Breaking Barriers

I clearly remember the day my coach approached me with a barrier challenge. I had run sub 3m50s for 1500m so why did I find it so hard to beat 8 minutes for 3000m? Surely running the first half of the race in 4 minutes would be easy. Then there were only 3 and a bit laps to go.

He was right and the challenge certainly got me thinking. To run 8 minutes for 3000m you should average 64 seconds per lap. I knew I could run the pace for 4 or 5 laps and I therefore could use that as a base. I would often start a training session by running 4 laps in 4m16. Then the real training began. During a 3km race, the end of 4 laps was where I used to fall off the pace. I therefore had to train my legs to get to that point and then speed up, even though they were tired.

There are many natural time barriers in athletics. A similar barrier may be 9 minutes for the woman’s 3000m or it may be breaking 2 minutes for 15-year-old boys in the 800m. As the distances move up and beyond 10km there are several time barriers that you can aim for. If a male can break 8 minutes for 3km then they can also break 14 minutes for 5km and 30 minutes for 10km. Most modern training breaks the racing distance into parts. You train to run those parts at the desired pace. The best coaches will build and extend the pace and distance, depending on the individual. Endurance and speed are key elements in any training programme, but each is dependent on the athlete’s current development. There is a balance and we should continually try and improve each component.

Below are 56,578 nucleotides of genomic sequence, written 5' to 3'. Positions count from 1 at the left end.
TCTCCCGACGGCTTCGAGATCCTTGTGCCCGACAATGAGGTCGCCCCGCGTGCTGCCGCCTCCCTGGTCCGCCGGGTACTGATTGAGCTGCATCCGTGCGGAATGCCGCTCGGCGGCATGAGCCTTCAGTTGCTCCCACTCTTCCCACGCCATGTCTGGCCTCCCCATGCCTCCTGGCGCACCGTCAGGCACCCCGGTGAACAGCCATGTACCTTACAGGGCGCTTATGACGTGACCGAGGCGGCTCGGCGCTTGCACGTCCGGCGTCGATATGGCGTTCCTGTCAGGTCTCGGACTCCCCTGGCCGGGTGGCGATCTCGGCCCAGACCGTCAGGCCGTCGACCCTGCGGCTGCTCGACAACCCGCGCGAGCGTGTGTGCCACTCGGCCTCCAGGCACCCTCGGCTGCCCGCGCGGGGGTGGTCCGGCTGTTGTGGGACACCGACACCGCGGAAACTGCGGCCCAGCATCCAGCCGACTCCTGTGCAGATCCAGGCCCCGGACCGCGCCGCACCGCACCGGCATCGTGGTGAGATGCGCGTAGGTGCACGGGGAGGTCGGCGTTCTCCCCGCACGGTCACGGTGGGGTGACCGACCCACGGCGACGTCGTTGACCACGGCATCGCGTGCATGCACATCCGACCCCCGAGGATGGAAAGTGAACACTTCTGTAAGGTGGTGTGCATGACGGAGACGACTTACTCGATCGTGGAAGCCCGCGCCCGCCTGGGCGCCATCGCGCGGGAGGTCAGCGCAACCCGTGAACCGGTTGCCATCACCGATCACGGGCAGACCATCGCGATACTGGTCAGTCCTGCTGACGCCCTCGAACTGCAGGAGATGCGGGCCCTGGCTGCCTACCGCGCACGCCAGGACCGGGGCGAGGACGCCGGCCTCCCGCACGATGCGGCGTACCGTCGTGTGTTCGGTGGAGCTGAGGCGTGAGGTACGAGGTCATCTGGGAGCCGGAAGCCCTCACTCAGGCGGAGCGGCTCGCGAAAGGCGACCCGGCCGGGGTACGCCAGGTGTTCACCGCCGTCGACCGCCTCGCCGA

A 3000m runner who can run 3m50s for 1500m but has a time of 8m10s or slower for 3000m, clearly needs to improve his end-of-race endurance. However, does he do longer runs, try more track repeat workouts or do a combination of both? If your times are not progressing towards the goal, then your workouts are probably in the wrong direction.

Another athletics season has just about finished. Have you achieved better results? If you do not have a clear direction on what you need to do, if you are not improving or you are not confident of getting faster then don’t be afraid to make a new start. All athletes should understand the training principles that underlies their program and how each workout fits into and maximises their potential. A training programme should consistently produce results with faster times and improvement. When you see the results and understand why and how it is happening you are more motivated and more able to maximise your potential.

There are a lot of sub 3m50 male 1500m runners out there. Likewise, there are several females able to run under 4m20. You are all capable of breaking the 8 minute and 9 minute 3000m barriers. Now is the time to raise your goals and expectations. You need an athletics coach who gives you a programme that takes you from where you are to where you want to go and then beyond. If you are committed and really want it, there are ways to achieve it.